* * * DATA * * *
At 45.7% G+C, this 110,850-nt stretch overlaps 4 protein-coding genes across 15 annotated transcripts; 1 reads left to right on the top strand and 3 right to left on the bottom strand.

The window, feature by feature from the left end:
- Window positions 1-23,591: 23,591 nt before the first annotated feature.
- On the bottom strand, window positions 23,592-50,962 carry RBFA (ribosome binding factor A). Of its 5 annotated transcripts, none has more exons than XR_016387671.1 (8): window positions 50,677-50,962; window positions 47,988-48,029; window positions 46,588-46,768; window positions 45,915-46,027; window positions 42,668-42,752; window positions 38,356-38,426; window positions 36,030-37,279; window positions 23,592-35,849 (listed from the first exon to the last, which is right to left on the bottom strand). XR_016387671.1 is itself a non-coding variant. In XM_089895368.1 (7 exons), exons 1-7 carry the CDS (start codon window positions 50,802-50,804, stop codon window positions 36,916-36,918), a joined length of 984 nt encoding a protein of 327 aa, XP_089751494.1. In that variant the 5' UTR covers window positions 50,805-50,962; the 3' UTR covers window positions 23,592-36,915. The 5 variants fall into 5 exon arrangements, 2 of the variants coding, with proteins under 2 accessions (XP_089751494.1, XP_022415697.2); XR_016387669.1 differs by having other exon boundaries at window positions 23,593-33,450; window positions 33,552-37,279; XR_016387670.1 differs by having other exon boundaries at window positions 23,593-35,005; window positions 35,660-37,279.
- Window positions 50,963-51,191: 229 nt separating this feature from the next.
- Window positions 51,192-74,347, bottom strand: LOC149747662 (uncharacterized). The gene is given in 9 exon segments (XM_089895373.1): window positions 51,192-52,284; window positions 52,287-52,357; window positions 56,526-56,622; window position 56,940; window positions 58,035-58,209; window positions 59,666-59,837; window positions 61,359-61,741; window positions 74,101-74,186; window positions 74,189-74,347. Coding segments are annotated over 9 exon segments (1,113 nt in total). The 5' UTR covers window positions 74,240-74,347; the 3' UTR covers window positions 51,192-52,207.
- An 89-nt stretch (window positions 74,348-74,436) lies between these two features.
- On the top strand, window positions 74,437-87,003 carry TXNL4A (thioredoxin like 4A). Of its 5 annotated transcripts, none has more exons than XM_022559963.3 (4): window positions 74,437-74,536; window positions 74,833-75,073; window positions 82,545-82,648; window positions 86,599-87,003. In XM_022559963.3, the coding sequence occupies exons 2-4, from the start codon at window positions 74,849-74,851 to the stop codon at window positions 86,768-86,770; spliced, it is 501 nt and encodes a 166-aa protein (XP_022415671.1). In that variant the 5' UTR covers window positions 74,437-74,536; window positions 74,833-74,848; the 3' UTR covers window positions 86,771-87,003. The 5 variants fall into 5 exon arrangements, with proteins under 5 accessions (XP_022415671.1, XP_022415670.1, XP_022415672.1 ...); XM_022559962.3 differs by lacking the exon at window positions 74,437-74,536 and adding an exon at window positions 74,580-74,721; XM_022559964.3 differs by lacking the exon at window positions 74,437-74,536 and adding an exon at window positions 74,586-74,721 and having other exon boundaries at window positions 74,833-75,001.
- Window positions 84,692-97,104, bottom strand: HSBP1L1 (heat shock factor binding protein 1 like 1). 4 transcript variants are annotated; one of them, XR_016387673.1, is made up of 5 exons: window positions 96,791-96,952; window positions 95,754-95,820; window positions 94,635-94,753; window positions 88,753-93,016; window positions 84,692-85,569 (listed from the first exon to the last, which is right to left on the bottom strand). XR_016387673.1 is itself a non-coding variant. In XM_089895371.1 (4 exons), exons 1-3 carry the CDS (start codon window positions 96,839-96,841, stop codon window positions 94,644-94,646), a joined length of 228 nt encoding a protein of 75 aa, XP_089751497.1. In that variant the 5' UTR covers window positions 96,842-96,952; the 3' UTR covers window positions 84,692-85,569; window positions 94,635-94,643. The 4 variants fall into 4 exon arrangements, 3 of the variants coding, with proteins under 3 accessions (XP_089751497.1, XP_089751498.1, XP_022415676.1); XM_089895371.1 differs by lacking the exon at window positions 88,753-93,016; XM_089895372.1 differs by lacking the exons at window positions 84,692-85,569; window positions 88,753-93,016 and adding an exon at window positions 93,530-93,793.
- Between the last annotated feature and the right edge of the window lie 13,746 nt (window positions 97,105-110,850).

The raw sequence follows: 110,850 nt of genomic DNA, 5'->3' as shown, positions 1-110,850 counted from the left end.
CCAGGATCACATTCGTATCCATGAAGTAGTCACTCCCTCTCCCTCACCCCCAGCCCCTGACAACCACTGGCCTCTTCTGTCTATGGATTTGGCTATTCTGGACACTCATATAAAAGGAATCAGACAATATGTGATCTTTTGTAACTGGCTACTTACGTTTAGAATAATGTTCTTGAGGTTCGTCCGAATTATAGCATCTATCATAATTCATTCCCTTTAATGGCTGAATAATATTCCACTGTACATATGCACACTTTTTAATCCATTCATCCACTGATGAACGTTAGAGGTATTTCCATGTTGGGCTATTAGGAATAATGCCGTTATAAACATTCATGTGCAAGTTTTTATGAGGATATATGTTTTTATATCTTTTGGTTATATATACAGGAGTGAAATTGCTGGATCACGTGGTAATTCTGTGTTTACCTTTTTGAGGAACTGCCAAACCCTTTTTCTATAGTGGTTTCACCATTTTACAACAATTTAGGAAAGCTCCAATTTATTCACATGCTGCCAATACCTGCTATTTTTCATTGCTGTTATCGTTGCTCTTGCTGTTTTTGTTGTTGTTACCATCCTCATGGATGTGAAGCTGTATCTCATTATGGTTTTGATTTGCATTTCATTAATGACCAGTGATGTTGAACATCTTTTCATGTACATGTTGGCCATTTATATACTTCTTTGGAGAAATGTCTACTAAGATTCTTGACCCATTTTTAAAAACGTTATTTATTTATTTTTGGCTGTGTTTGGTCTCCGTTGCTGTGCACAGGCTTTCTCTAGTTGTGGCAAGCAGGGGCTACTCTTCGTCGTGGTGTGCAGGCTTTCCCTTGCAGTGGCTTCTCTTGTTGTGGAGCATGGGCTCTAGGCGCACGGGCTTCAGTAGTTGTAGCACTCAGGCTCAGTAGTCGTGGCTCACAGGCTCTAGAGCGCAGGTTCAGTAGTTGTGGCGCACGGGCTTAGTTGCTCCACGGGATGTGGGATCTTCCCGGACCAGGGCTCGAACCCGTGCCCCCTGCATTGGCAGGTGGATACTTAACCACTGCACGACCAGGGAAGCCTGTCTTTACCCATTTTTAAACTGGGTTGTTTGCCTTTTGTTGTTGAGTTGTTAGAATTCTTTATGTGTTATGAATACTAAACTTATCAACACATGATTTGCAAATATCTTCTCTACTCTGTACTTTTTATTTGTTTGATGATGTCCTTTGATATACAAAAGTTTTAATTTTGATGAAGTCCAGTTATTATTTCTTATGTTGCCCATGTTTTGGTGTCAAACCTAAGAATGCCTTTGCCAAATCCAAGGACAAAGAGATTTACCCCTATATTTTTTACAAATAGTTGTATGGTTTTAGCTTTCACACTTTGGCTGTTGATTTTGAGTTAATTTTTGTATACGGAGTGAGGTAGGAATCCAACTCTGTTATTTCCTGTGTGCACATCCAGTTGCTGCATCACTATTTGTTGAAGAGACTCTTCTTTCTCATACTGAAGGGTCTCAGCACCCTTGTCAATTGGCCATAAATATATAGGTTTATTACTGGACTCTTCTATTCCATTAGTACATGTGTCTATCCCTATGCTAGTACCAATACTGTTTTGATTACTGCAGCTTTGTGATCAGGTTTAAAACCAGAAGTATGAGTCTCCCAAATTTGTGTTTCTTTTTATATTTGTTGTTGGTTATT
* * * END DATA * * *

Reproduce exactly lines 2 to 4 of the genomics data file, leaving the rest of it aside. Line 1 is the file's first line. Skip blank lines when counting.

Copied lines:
The window, feature by feature from the left end:
- Window positions 1-23,591: 23,591 nt before the first annotated feature.
- On the bottom strand, window positions 23,592-50,962 carry RBFA (ribosome binding factor A). Of its 5 annotated transcripts, none has more exons than XR_016387671.1 (8): window positions 50,677-50,962; window positions 47,988-48,029; window positions 46,588-46,768; window positions 45,915-46,027; window positions 42,668-42,752; window positions 38,356-38,426; window positions 36,030-37,279; window positions 23,592-35,849 (listed from the first exon to the last, which is right to left on the bottom strand). XR_016387671.1 is itself a non-coding variant. In XM_089895368.1 (7 exons), exons 1-7 carry the CDS (start codon window positions 50,802-50,804, stop codon window positions 36,916-36,918), a joined length of 984 nt encoding a protein of 327 aa, XP_089751494.1. In that variant the 5' UTR covers window positions 50,805-50,962; the 3' UTR covers window positions 23,592-36,915. The 5 variants fall into 5 exon arrangements, 2 of the variants coding, with proteins under 2 accessions (XP_089751494.1, XP_022415697.2); XR_016387669.1 differs by having other exon boundaries at window positions 23,593-33,450; window positions 33,552-37,279; XR_016387670.1 differs by having other exon boundaries at window positions 23,593-35,005; window positions 35,660-37,279.